The Art of Creating a Dream Job

November 09, 2012

Katy Bakker and Alya Poplawsky
Katy Bakker ’07 and Alya Poplawsky ’08 scout art for clients at Art Basel Miami Beach. (Photo Patricia Lois Nuss)


By the time Katy Bakker ’07 and Alya Poplawsky ’08 met working at the Cornell Fine Arts Museum in 2010, each already had their sights set on pursuing a career in the art world. “We both had a vision of wanting to do something on our own and make an impact on the Central Florida art scene,” said Poplawsky, who majored in a Latin American and Caribbean studies and minored in art history and Spanish.  She went on to obtain her M.A. in art business from Sotheby’s Institute of Art in New York and the University of Manchester, London, UK. “We could see that being an art consultant and a curator would allow us to be at the forefront of what’s happening in the art world.”

But rather than hand out resumes, they drew up a business plan. In October 2010, they opened a/k/art, an art consulting and curatorial firm with a goal to bring modern, contemporary, and emerging art to Central Florida. “We incorporate art into people’s surroundings, either through helping private individuals create unique art collections or creating cutting edge pop-up exhibitions that encourage dialogue and community engagement in the arts,” Bakker said. 

To say that they love what they do would be a colossal understatement. “I would have collected art regardless, so it is not so much a job as an extension of something I love doing,” said Bakker, who was an art history major at Rollins. “We love creating exhibitions that open people’s eyes to something new and starts a dialogue whether they love it or hate it.”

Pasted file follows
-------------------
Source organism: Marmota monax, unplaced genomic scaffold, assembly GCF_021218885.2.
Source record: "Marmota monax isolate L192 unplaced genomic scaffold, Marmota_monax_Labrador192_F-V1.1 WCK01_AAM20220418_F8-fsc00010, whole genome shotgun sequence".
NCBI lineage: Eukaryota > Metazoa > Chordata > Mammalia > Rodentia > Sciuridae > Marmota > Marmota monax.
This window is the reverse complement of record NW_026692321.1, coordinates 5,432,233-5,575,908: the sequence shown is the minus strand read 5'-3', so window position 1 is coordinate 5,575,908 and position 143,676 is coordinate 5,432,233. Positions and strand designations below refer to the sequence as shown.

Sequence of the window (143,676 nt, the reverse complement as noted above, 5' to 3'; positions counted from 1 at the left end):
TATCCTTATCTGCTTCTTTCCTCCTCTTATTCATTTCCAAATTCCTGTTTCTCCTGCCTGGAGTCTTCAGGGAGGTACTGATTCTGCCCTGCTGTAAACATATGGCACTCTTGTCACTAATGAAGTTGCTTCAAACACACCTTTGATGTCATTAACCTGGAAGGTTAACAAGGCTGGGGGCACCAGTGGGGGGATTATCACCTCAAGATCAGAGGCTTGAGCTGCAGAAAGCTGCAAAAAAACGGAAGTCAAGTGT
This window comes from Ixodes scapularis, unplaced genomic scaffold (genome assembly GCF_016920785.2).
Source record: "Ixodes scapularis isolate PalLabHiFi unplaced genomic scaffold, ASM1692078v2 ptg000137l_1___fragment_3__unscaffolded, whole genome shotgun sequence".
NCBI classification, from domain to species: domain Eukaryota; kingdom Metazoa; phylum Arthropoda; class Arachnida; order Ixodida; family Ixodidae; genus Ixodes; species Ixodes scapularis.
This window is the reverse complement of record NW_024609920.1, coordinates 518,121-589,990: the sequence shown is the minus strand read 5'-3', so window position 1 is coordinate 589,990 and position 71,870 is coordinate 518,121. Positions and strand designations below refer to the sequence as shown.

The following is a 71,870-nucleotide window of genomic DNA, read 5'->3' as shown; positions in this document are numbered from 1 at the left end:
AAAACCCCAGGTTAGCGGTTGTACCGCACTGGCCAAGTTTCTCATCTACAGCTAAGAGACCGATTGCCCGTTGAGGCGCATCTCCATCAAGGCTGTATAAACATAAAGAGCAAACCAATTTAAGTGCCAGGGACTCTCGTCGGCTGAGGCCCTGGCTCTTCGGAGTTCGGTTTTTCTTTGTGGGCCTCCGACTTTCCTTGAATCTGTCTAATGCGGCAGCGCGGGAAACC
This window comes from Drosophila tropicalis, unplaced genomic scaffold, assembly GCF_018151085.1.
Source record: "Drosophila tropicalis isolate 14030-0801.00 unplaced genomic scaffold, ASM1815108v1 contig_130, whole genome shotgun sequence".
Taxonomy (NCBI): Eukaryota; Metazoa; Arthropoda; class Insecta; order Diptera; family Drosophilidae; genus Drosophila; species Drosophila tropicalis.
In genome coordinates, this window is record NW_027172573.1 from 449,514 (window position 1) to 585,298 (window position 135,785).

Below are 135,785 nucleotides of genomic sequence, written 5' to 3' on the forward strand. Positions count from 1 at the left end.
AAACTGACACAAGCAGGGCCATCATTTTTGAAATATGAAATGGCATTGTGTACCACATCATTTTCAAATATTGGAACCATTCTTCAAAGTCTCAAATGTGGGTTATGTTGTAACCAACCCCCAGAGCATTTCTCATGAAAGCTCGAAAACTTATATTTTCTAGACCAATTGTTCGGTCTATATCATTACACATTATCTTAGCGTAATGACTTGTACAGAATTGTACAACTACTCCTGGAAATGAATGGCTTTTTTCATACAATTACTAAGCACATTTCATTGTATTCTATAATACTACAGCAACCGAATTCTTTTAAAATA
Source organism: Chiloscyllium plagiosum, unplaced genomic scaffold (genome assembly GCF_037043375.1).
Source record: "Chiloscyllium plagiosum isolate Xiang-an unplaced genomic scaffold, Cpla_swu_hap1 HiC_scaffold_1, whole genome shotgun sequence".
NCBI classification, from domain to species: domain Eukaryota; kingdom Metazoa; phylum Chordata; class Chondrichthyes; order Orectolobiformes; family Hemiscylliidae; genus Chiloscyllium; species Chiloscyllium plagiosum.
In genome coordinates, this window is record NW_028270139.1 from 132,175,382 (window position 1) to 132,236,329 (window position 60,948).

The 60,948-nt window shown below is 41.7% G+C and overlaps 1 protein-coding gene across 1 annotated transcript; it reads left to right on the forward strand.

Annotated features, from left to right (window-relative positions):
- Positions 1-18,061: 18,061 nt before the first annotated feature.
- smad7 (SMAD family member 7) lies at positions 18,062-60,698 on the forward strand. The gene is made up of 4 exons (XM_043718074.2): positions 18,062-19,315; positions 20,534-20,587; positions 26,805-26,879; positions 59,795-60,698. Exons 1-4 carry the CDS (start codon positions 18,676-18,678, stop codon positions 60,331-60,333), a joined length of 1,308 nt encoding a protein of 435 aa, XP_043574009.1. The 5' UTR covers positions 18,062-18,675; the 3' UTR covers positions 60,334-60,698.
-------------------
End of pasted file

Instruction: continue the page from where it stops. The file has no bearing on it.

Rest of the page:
What's a day in the life of this business?

Poplawsky: What’s exciting about our job is that we get to work on a variety of projects, so every day is different. Our job allows us to travel where we visit museums, galleries, and art fairs allowing us to keep on top of art market trends.

What have you loved about this experience?

Poplawsky: We have realized that a big part of our job is educating our clients and the public about art collecting (strategies and philosophies) as well as art and its importance, and it is a great feeling when people that we have worked with become enthusiastic about art.

We love to go on art scouting trips, and love it when we discover a truly brilliant work of art that is awe-inspiring and breathtaking, and showcases the genius of the artist. 

And it’s great to own our own company because it has allows us to determine its the direction plus have freedom and creativity.  Not to say that there hasn’t been a few obstacles thrown in our way, but we have learned to overcome them.  Everything is a learning curve for us; we are always trying to better ourselves as a company, and better serve our clients.

Why do you see this as your dream job?

Poplawsky: a/k/art allows us to be on the front lines of making art history. Educating people about art and collecting, and actually acquiring work to build an art collection, or designing a unique art program for a restaurant or lobby, or coming up with a unique concept for an exhibition that inspires public dialogue is what helps to determine what will come to be seen as the important art of our time. Collectors today play an invaluable role in determining an artist’s status, and whether or not they make it into the art history textbooks.